FIG. 5B provides another embodiment for a passive wireless tag assembly, which for descriptive convenience may also be referred to as “discretized” retroreflector 1100. In such embodiment, passive wireless tag or hybrid retro-reflector 1100 is formed by combining a traditional microwave dihedral reflector, such as the dihedral reflector formed by conductive plates 1001 and 1002, with a Van Atta array capable of transmitting an identifying signal. The dihedral reflector described in FIG. 5A does not impart any type of identification within the reflected signal. To provide the identification function for the retro-reflector 1100 in FIG. 5B, conductive plate 1101 contains arrays of antenna elements; e.g., microstrip patch elements 1108. Each of the microstrip patch elements 1108 on one plate has a feed line, such as feed line 1109, that connects each two antenna pairs in a Van Atta configuration. Each feed line 1109 contains a passive modulation circuit 1107. In one embodiment, the passive modulation means 1109 comprises one or more SAW devices and one or more hybrid couplers that act to encode the signal received by the antenna elements with an identification code. In another embodiment, the passive modulation circuit 1107 comprises one or more through mode SAW devices that act to encode the signal received by the antenna elements with an identification code. Thus, hybrid dihedral-Van Atta array retro-reflector 1100 provides identification in addition to vertical and horizontal steering, whereas hybrid dihedral-Van Atta array retro-reflector 1000 does not provide encoded identification information.

The discretized dihedral reflector 1200 in FIG. 5C provides horizontal retro-reflection due to joined conductive plates 1201 and 1202. In addition, each antenna element 1204 on plate 1201 is connected to a passive modulation circuit 1207, which is not terminated with a matched load. Passive modulation circuit 1207 encodes the incident signal in order to provide retro-reflector identification. In one embodiment, plate 1202 is also discretized with antenna elements that are not terminated with matched loads. In another embodiment, plate 1202 is a conductive plate that is not discretized.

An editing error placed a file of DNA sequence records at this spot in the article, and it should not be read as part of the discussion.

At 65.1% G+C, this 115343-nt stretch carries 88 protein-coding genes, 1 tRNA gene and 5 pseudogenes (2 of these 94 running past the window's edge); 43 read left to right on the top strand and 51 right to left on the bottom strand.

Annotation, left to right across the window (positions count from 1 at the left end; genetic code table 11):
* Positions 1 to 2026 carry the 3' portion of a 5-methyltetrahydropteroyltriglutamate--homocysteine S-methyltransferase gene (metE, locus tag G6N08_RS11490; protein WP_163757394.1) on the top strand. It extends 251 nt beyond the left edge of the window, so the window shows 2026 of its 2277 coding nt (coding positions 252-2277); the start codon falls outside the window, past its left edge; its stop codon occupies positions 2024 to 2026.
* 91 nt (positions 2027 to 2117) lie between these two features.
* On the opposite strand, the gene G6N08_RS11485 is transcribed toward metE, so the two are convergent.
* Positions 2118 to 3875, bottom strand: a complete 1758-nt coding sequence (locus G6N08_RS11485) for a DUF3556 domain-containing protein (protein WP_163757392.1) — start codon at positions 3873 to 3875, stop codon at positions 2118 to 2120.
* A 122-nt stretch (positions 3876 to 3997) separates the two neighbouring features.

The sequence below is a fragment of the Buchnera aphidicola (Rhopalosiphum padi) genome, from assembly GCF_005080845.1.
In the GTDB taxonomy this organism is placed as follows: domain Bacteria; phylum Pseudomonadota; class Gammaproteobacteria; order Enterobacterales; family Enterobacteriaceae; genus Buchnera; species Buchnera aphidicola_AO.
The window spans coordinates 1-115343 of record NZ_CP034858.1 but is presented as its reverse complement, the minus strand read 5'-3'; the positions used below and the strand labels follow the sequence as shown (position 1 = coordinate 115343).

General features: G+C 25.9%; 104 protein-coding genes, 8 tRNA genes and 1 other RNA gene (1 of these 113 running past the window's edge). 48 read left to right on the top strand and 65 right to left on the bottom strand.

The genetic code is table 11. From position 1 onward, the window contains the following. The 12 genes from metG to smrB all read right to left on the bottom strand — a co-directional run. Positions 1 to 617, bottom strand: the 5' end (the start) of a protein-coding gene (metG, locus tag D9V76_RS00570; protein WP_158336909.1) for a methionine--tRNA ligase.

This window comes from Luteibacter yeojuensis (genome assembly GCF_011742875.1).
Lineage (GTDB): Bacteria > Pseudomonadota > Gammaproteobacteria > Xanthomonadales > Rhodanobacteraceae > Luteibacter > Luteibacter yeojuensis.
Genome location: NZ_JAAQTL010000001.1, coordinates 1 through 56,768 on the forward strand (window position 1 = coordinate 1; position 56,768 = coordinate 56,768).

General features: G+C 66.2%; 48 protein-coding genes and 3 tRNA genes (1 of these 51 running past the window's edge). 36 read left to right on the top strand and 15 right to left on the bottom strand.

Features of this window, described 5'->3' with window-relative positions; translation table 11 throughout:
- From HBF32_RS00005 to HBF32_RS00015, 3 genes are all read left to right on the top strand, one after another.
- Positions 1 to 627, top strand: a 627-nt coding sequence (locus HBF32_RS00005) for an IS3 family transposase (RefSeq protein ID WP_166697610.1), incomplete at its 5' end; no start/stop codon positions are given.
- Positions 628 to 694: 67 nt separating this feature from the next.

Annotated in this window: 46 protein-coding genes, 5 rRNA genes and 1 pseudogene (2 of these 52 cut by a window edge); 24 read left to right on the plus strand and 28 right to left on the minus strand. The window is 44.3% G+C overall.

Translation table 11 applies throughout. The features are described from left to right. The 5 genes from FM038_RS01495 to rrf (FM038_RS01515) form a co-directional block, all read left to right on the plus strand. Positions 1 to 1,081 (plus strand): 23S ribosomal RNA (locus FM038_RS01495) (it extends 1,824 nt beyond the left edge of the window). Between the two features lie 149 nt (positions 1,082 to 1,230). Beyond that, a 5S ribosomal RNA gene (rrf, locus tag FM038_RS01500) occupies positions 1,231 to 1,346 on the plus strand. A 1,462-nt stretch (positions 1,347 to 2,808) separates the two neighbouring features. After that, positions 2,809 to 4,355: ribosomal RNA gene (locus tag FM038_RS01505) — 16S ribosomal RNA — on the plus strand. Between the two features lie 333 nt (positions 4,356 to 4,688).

The discretized dihedral reflector 1300 in FIG. 5D provides vertical retro-reflection due to the Van Atta assemblies configured as columns 1304 and 1305 and horizontal retro-reflection due to joined plates 1301 and 1302. In this embodiment, plate 1302 is discretized with antenna elements 1303, and each element 1303 is terminated with a passive modulation circuit 1307 that encodes the incident signal with identification. In one embodiment, the passive modulation circuit 1307 is a SAW-based device. Plate 1301 is discretized with columns 1304 and 1305 of Van Atta pairs 1306.

In another embodiment, cube corner retro-reflector 1500 of FIG. 5F comprises plates 1501, 1502, and 1503 that intersect at vertex 1504 such that the three surfaces meet at approximately right angles. In one embodiment, zero or more of plates 1502 and 1503 are discretized with antenna elements 1505. Plate 1501 is discretized with antenna elements 1506 that are connected to a passive modulation circuit 1507 responsible for encoding the identification information to the incident signal. In one embodiment, the passive modulation circuit 1507 is a SAW-based device.

FIG. 6 illustrates another embodiment described herein for a passive wireless tag assembly. As with previously discussed embodiments, passive wireless tag assembly 600 may also integrate one or more SAW-based devices into a Van Atta array comprising antenna elements 602 and 604 with the objective of providing increased range or signal to noise ratio for an RFID or RF-sensor system.

As noted hereinbefore, the embodiments described herein may utilize SAW-based devices that are commercially available to provide for relatively low cost implementation. The embodiments described herein may also utilize SAW-based signal reflectors that are not presently commercially available, but which may become commercially available in the future, and/or may be produced as needed, and/or may be produced in a manner that may be programmable by the user.

FIG. 6 shows a possible architecture for passive wireless tag assembly 600. Specifically, delay block 608 represents a microwave delay line with an associated time delay, τ. The delay line is formed from a two-port SAW-based device with an interdigital transducer at the first port to change the incident microwave electromagnetic signal into a surface acoustic wave, and a second interdigital transducer at the second port to convert the surface acoustic wave back into an electromagnetic wave.